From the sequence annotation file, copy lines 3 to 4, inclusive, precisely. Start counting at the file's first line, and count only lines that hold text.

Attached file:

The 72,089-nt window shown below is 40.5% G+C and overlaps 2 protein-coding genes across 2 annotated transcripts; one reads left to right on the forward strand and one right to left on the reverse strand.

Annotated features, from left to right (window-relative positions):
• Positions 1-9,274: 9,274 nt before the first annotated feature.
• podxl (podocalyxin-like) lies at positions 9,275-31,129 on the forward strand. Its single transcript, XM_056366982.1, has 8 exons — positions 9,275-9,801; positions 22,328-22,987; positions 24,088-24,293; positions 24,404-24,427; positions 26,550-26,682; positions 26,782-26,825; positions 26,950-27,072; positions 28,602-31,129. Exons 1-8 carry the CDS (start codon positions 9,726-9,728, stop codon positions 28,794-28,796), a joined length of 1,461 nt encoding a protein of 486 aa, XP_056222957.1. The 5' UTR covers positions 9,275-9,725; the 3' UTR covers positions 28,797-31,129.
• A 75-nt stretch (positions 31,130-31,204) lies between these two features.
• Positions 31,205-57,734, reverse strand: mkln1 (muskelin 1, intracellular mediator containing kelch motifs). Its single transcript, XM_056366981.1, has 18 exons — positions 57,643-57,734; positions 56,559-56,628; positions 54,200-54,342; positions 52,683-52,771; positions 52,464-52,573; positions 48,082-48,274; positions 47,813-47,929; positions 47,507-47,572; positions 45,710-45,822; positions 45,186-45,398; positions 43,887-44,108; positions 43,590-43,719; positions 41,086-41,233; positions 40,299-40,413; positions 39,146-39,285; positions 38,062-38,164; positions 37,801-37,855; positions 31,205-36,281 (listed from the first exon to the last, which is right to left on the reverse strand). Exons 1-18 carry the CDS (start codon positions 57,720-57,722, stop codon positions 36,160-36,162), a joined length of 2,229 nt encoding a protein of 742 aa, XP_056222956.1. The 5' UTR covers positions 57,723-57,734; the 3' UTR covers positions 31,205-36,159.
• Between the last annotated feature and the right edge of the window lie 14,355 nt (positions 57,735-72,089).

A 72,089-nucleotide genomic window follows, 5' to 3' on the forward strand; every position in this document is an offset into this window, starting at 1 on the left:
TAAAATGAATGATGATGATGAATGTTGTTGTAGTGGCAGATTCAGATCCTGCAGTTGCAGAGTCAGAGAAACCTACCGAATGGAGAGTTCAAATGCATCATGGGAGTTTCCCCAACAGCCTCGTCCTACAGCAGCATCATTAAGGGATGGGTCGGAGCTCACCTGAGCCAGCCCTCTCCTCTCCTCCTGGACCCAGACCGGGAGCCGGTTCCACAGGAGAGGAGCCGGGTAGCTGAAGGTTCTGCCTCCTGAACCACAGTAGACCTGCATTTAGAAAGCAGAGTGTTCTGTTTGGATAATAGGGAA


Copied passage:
• Positions 1-9,274: 9,274 nt before the first annotated feature.
• podxl (podocalyxin-like) lies at positions 9,275-31,129 on the forward strand. Its single transcript, XM_056366982.1, has 8 exons — positions 9,275-9,801; positions 22,328-22,987; positions 24,088-24,293; positions 24,404-24,427; positions 26,550-26,682; positions 26,782-26,825; positions 26,950-27,072; positions 28,602-31,129. Exons 1-8 carry the CDS (start codon positions 9,726-9,728, stop codon positions 28,794-28,796), a joined length of 1,461 nt encoding a protein of 486 aa, XP_056222957.1. The 5' UTR covers positions 9,275-9,725; the 3' UTR covers positions 28,797-31,129.